Over the previous decade, flash memory has made massive gains in storage density and market share. However, due to fundamental scaling limits being reached, a replacement memory device must be found. Resistive random access memory (RRAM) is a leading candidate to replace flash memory as a storage-class memory. RRAM is a broad classification of devices, all of which share the commonality that their information is stored in the resistance of a material. These devices are often described as being memristive.
The objective of the study performed was to develop a process for fabricating microelectronic structures to investigate the memristive behavior of materials. The first approach taken was to explore a self-aligned fabrication process that relies on angular deposition of electrodes to create crossbar structures. These structures consist of a bottom electrode, the material being characterized, and a top electrode. Issues related to access to contacts were encountered while using the self-aligned process, and it was refined into an improved process. This process used conventional lithography and patterning techniques to replace the angular self-aligned deposition.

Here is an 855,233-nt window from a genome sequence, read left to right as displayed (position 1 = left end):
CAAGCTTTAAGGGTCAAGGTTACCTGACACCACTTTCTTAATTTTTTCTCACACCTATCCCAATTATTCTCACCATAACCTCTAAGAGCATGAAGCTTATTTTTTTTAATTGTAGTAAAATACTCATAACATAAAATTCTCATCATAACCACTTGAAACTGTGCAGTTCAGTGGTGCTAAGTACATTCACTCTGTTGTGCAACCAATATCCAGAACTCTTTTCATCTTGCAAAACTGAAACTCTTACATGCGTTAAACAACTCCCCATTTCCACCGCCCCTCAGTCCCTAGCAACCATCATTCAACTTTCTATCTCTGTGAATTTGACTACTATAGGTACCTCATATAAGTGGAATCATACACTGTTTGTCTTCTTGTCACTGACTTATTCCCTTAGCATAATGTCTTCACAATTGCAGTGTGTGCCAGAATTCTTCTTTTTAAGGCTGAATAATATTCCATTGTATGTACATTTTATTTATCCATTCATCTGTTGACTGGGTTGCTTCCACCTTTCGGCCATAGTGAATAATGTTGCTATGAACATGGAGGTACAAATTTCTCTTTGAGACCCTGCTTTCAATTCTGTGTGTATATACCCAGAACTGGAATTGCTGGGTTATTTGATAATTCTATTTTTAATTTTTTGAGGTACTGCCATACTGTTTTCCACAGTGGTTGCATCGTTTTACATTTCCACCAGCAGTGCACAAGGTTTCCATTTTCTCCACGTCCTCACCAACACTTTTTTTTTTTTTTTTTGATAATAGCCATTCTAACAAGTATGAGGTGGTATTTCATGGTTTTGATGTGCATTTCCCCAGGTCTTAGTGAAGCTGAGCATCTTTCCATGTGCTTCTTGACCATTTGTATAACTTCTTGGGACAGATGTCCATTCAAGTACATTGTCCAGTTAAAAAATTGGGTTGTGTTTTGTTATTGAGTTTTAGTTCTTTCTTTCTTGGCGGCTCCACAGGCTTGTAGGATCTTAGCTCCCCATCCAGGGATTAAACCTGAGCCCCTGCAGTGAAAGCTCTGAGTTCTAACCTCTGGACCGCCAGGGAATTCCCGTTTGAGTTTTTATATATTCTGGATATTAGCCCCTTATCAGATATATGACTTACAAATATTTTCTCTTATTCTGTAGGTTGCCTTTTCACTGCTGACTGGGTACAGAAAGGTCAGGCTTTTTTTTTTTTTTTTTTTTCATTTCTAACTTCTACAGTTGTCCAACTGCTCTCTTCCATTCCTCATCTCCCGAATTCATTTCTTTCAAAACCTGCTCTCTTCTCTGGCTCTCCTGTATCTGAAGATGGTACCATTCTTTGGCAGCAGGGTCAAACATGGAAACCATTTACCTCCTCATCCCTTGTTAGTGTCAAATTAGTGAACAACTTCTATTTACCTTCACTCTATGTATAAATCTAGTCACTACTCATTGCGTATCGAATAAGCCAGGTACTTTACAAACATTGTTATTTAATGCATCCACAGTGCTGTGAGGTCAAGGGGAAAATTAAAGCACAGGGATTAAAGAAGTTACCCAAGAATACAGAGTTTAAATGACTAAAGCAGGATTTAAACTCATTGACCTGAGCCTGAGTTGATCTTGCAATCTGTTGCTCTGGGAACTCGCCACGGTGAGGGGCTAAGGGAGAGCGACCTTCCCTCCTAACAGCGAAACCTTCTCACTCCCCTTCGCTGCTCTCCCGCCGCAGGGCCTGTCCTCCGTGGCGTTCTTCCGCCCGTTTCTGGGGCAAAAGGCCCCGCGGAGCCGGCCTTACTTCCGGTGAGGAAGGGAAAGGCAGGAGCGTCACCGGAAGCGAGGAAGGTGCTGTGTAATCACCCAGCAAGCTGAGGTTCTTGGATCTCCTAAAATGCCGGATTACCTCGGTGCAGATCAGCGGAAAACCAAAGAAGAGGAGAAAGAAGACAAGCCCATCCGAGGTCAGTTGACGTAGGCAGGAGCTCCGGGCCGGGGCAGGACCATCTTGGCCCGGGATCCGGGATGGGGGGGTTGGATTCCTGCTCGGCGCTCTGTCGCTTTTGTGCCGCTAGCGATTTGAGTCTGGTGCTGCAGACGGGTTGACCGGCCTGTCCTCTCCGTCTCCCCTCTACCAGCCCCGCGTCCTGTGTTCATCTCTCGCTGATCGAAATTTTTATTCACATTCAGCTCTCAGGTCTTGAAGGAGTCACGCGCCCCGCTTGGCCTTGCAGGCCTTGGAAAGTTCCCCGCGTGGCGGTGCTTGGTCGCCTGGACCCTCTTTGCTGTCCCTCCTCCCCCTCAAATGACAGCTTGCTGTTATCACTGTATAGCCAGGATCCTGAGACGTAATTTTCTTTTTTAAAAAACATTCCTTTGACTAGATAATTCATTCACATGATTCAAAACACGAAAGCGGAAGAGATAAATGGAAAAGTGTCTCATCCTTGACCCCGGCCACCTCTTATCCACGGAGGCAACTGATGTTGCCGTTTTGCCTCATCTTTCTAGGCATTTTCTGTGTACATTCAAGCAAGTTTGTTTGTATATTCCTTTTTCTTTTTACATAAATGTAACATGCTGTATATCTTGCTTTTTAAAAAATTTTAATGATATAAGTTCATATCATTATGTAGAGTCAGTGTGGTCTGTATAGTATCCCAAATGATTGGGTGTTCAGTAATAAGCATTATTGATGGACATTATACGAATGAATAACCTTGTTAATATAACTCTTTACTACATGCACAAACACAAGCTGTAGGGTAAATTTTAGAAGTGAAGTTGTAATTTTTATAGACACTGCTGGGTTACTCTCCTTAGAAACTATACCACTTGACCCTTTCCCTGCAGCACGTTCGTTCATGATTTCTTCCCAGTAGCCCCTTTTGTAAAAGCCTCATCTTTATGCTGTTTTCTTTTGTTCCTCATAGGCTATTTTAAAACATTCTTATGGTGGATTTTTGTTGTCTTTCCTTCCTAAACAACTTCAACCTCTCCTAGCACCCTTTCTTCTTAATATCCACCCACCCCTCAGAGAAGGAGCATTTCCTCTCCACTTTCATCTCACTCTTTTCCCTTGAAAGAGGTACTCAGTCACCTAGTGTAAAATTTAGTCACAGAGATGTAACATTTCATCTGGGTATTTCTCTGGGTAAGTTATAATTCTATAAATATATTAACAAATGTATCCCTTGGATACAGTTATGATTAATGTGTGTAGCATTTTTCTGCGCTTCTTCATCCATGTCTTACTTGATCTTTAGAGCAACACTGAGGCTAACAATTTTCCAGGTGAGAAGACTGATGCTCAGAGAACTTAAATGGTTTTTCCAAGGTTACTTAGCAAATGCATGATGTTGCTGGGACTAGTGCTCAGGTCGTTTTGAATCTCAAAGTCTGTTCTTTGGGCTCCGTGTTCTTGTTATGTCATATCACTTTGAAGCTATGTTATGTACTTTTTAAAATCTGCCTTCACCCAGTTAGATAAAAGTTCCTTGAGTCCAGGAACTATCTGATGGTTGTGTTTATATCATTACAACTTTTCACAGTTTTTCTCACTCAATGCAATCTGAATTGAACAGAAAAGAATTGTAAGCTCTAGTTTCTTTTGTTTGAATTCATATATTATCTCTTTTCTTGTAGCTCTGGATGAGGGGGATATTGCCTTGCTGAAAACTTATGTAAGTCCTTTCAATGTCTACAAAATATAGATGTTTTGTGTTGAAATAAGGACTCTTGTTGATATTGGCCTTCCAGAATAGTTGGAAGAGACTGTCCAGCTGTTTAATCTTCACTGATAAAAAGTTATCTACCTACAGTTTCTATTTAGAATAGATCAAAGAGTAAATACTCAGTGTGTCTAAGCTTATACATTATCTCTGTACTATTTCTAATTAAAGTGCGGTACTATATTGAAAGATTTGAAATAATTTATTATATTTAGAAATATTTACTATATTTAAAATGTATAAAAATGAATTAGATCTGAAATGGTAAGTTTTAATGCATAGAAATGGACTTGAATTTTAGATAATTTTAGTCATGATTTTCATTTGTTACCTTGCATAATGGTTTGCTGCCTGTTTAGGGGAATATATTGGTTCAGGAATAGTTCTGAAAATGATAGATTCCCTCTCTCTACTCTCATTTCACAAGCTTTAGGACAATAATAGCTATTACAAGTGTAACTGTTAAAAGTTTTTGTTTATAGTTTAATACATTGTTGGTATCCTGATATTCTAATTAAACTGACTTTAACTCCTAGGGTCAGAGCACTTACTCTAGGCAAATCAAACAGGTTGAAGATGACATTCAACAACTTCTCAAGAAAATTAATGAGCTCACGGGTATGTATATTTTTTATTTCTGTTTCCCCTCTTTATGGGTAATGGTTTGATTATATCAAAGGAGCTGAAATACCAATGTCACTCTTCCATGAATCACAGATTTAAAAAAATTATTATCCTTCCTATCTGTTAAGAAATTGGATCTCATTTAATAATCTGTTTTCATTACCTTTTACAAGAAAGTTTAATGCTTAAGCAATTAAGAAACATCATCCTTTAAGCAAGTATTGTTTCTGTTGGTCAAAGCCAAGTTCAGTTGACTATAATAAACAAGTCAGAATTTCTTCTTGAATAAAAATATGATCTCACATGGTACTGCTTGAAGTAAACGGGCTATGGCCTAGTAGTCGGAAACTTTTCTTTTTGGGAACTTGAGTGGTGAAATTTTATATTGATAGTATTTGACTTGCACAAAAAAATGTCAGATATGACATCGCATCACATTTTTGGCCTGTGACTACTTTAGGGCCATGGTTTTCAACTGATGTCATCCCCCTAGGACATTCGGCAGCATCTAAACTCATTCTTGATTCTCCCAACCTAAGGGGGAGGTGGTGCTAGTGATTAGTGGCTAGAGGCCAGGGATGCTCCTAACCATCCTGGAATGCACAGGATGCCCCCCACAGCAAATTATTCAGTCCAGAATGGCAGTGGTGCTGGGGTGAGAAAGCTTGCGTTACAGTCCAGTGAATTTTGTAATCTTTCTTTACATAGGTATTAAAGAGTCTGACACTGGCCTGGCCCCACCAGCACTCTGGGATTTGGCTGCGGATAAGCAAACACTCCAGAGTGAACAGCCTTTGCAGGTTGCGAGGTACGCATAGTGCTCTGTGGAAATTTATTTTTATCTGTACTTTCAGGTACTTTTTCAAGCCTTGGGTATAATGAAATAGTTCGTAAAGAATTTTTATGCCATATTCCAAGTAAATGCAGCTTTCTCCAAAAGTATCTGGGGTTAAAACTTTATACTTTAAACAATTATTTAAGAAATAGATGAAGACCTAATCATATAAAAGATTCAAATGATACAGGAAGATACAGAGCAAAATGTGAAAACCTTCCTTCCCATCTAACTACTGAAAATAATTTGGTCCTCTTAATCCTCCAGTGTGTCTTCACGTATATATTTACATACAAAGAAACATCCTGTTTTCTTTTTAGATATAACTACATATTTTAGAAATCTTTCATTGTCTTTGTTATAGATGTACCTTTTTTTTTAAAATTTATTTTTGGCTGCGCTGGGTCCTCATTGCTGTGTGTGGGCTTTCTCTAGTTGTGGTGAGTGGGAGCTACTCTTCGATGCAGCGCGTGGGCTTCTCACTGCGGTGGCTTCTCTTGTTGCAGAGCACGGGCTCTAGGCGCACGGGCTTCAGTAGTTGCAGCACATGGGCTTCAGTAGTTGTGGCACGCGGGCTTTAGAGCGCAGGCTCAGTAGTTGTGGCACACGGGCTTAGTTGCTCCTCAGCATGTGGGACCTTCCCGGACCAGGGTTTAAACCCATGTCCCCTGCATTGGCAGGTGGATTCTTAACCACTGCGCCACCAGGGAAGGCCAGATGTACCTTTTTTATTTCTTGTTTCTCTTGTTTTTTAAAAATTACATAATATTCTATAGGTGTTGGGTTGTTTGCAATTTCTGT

The improved process successfully demonstrated memristive switching of a titanium oxide film, with on/off ratios of 4.25E5 at 1 V observed. Set voltages of 3 V were used to switch the memristors into a low-resistance state. Large variations in resistances between devices were observed, and are commonly encountered in memristors at microscales due to stochastic nature of filament formation. Further work using shaped electrodes to improve characteristics has been proposed, and a shaping etch which could be applied towards this goal was demonstrated.
Library of Congress Subject Headings
Memristors--Materials; Nonvolatile random-access memory; Titanium compounds
Materials Science and Engineering (MS)
Department, Program, or Center
Center for Materials Science and Engineering
Santosh K. Kurinec
Karl D. Hirschman
Michael A. Jackson
Olin-Ammentorp, Wilkie, "Investigation of Reactively Sputtered Titanium Oxide Memristors" (2015). Thesis. Rochester Institute of Technology. Accessed from
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